Oxford's A236 DSP is shipping now, and its A436 chip will be ready this summer. These chips will shortly begin appearing in a variety of products, but much of the early product development has been in the area of fingerprint recognition. There are handguns that use Oxford chips, and a sensor in the trigger to ensure that the gun will only fire for its owner. Fingerprint recognition that takes only as long as it takes pull a trigger is a remarkable technical feat. Doing it for less than $50 is even more amazing. Alas, what would be most amazing of all would be having this capability actually appear in guns that are in mass production. Despite years of work and lots of positive publicity, Oxford has been unable to interest a single gun maker in adding this capability. They won't do it until they are made to do it.

This field of fingerprint recognition is fascinating and sobering. There is so much press coverage of children being kidnapped and so many efforts to protect our children through techniques like fingerprinting that you'd think computers would play a role. Not so. An interesting fact about fingerprints is they don't add features as we grow. Rather, the fingerprint of a small child has all the same patterns as the fingerprint of that child as an adult. The kiddie print is just scaled down. But this has a negative effect on fingerprint recognition. You see, the sensors used in computerized fingerprint systems have a resolution of 500 dots-per-inch. This is plenty good for identifying adult fingerprints. But try to look at the finger of a five year-old with these systems, and it simply doesn't work. The ridges in a child's finger are too close together to be resolved by a 500 dpi sensor.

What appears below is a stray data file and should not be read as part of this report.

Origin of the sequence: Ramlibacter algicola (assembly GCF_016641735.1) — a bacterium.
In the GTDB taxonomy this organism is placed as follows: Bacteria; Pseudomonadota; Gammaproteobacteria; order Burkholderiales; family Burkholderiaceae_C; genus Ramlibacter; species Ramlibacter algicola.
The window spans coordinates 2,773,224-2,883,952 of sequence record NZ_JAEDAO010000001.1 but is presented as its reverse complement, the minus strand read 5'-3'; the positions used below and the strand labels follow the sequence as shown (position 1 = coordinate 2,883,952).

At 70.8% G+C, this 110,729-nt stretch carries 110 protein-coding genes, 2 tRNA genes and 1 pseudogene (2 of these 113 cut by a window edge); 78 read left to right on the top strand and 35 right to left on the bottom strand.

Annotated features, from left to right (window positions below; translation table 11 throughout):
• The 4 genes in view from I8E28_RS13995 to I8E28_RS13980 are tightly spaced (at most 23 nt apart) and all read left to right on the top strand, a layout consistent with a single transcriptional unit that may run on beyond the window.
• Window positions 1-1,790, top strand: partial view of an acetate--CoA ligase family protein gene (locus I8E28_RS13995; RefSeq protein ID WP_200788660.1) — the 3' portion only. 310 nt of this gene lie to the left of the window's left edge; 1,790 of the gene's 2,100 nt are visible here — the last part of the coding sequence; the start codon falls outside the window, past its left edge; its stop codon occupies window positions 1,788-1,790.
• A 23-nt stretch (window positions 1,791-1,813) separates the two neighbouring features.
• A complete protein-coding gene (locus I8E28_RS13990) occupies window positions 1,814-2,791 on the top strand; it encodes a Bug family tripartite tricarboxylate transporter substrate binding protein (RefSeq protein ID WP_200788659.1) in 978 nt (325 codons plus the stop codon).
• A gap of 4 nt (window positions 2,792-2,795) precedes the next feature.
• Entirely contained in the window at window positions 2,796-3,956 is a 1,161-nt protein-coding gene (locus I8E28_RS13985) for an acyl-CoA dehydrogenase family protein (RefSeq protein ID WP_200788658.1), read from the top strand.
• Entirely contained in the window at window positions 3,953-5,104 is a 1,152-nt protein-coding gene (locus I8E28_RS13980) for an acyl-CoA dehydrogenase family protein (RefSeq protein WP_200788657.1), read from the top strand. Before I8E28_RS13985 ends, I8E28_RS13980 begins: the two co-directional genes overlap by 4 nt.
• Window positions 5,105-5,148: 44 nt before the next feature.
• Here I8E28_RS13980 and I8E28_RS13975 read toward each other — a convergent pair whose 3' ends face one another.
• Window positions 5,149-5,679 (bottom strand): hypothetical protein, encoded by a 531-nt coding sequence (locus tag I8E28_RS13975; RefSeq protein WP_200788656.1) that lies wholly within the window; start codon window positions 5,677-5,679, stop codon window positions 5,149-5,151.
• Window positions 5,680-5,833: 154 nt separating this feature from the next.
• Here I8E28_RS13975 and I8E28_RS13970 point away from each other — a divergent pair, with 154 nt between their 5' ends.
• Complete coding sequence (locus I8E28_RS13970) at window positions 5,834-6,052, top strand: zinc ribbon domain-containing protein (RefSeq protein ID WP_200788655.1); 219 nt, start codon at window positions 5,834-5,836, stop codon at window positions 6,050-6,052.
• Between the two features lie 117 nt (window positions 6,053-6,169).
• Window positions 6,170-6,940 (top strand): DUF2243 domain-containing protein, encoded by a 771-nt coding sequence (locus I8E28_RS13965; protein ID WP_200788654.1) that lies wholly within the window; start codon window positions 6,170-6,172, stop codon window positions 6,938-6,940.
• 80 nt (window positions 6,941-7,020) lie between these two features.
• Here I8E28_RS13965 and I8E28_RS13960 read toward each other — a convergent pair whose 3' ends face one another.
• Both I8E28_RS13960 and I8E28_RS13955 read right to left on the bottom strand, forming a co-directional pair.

What fingerprint systems for schools should have is 1000 dpi resolution, but that's a much more expensive sensor. And since it produces four times as much data from each scanned print, it requires a more powerful processor. This is no problem for Oxford, which has some of the most powerful cheap chips in the world, but then the world probably doesn't know about Oxford. And that's the problem.

Working with a core of third party developers, the Oxford chips are being built into many remarkable products. What makes these products remarkable is that they are able to take advantage of cheap but incredibly powerful processors that make it possible to save money through additional processing steps. Just like the Hubble space telescope uses signal processing to overcome its optical problems, Oxford chips are being used in digital cameras to run not only the whole camera, but to pre-process the image coming through a cheap plastic lens, making look as if it had come through an expensive glass lens.

These chips, which can be programmed in C, are powerful enough for real-time MPEG-4 encoding at full screen rates. If we ever have TV-quality videophones, they will use chips like these. And we might see these chips inside TVs themselves. Oxford's A436 chip is comparable in performance to the new MAP-CA DTV chipsets from Equator Technologies, except Oxford's chip produces one-fifth the heat, uses one-fifth the power, and has one-fifth the cost. Don't expect to see Equator's chip in a battery-powered TV anytime soon. Oxford's chip could do it tomorrow.

My point here is that individuals can still create world class technologies. Oxford has no venture capital. And the advantage of being a little guy is flexibility. If some startup had raised $30 million to build smart gun technology, the realities of the firearms industry would have put them out of business for lack of customers. For Oxford, the pig-headedness of gun manufacturers just means turning to some other opportunity like smart cameras or teleconferencing. When and if the gun industry ever comes around, Oxford will still be there, ready to supply smart gun technology.

I like little companies like this, and the clouds of independent product and application developers that form around them. It is from outfits like Oxford and its developers that some of the important technologies of the future will arise. It doesn't take thousand of engineers and billions of dollars to do good work. Clever design can still substitute for brute force. In a world obsessed with gigahertz clock rates, for example, Oxford's A436 chips runs at 66 MHz, making it useful for battery-powered applications.

The startup in a garage is far from dead.